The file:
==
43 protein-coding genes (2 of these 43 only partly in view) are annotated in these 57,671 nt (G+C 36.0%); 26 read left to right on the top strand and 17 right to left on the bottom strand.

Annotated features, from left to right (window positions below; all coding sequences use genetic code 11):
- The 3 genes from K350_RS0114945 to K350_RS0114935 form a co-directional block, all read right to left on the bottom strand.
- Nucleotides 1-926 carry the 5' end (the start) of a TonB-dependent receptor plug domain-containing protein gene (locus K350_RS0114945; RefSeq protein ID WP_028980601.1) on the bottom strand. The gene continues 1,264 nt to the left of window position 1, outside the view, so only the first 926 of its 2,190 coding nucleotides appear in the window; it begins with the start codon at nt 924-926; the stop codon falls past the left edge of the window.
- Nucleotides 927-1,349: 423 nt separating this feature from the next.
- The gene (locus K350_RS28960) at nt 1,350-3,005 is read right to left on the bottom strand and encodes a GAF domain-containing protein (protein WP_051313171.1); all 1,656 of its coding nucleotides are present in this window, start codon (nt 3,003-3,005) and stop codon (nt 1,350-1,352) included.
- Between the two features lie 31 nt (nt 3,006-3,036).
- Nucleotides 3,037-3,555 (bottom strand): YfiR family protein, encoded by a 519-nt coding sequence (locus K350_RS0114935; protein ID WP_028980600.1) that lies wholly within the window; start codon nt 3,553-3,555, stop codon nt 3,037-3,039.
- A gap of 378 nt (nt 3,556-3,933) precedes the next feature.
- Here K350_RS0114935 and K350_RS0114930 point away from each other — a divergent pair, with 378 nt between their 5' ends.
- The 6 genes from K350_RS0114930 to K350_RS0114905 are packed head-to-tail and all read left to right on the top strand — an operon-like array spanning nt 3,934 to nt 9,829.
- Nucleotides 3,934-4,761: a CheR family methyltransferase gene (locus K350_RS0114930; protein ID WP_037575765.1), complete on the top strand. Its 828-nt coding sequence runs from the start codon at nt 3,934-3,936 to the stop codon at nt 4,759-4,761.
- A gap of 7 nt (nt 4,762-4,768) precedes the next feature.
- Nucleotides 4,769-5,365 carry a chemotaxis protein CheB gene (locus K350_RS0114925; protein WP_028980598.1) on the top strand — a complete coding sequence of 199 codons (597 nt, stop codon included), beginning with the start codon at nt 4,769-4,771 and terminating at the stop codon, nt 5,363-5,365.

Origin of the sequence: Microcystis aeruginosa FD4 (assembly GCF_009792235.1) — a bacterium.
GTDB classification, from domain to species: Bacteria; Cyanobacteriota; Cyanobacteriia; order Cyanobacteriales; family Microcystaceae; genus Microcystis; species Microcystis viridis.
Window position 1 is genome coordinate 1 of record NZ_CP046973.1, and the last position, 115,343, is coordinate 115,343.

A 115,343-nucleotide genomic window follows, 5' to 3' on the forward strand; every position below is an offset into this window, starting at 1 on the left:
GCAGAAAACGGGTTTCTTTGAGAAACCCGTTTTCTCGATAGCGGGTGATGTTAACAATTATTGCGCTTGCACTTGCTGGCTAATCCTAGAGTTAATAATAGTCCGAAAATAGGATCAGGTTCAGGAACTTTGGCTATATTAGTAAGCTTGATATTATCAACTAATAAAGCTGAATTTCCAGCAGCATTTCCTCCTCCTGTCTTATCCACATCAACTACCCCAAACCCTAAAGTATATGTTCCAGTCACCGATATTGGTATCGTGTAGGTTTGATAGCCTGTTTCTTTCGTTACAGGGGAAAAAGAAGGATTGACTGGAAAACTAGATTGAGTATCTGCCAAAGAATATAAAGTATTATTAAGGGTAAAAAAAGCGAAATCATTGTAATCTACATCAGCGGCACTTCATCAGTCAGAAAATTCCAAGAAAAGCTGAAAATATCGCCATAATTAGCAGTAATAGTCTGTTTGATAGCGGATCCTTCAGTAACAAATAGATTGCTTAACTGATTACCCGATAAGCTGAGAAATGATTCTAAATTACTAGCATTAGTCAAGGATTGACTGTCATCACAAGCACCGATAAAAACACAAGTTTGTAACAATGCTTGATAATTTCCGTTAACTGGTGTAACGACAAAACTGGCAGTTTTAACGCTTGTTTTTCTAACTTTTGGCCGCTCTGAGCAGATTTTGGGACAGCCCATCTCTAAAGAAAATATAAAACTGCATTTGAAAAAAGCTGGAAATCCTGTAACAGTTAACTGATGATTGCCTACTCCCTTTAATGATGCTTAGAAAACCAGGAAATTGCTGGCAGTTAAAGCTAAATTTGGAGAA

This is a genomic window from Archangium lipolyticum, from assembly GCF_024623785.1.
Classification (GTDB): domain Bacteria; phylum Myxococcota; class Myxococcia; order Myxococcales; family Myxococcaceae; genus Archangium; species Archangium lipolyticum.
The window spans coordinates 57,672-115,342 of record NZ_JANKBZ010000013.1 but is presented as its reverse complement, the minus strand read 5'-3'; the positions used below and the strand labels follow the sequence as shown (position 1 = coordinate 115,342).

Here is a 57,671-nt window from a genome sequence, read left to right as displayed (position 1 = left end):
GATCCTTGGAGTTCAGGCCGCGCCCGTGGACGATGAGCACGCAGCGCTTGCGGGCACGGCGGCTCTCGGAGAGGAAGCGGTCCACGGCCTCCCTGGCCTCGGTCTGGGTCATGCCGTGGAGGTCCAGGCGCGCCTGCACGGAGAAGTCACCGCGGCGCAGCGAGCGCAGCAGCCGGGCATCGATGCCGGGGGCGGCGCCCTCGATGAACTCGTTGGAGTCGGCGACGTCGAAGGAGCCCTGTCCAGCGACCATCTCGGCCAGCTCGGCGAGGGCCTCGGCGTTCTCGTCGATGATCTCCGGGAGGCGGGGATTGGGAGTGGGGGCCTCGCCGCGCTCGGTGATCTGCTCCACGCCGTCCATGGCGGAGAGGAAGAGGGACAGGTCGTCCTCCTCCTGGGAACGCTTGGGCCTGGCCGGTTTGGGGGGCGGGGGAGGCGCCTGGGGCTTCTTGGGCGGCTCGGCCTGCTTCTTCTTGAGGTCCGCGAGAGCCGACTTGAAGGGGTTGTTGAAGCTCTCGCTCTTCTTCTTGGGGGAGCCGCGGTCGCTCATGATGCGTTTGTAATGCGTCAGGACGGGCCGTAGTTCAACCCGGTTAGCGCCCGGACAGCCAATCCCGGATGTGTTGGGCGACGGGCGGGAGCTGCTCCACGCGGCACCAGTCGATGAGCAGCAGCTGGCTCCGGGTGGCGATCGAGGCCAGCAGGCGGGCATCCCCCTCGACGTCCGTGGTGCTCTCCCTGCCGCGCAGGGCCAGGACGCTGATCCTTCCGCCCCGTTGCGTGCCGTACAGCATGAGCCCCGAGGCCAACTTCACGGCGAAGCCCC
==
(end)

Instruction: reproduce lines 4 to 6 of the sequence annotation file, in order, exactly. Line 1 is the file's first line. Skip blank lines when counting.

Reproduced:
- Nucleotides 1-926 carry the 5' end (the start) of a TonB-dependent receptor plug domain-containing protein gene (locus K350_RS0114945; RefSeq protein ID WP_028980601.1) on the bottom strand. The gene continues 1,264 nt to the left of window position 1, outside the view, so only the first 926 of its 2,190 coding nucleotides appear in the window; it begins with the start codon at nt 924-926; the stop codon falls past the left edge of the window.
- Nucleotides 927-1,349: 423 nt separating this feature from the next.
- The gene (locus K350_RS28960) at nt 1,350-3,005 is read right to left on the bottom strand and encodes a GAF domain-containing protein (protein WP_051313171.1); all 1,656 of its coding nucleotides are present in this window, start codon (nt 3,003-3,005) and stop codon (nt 1,350-1,352) included.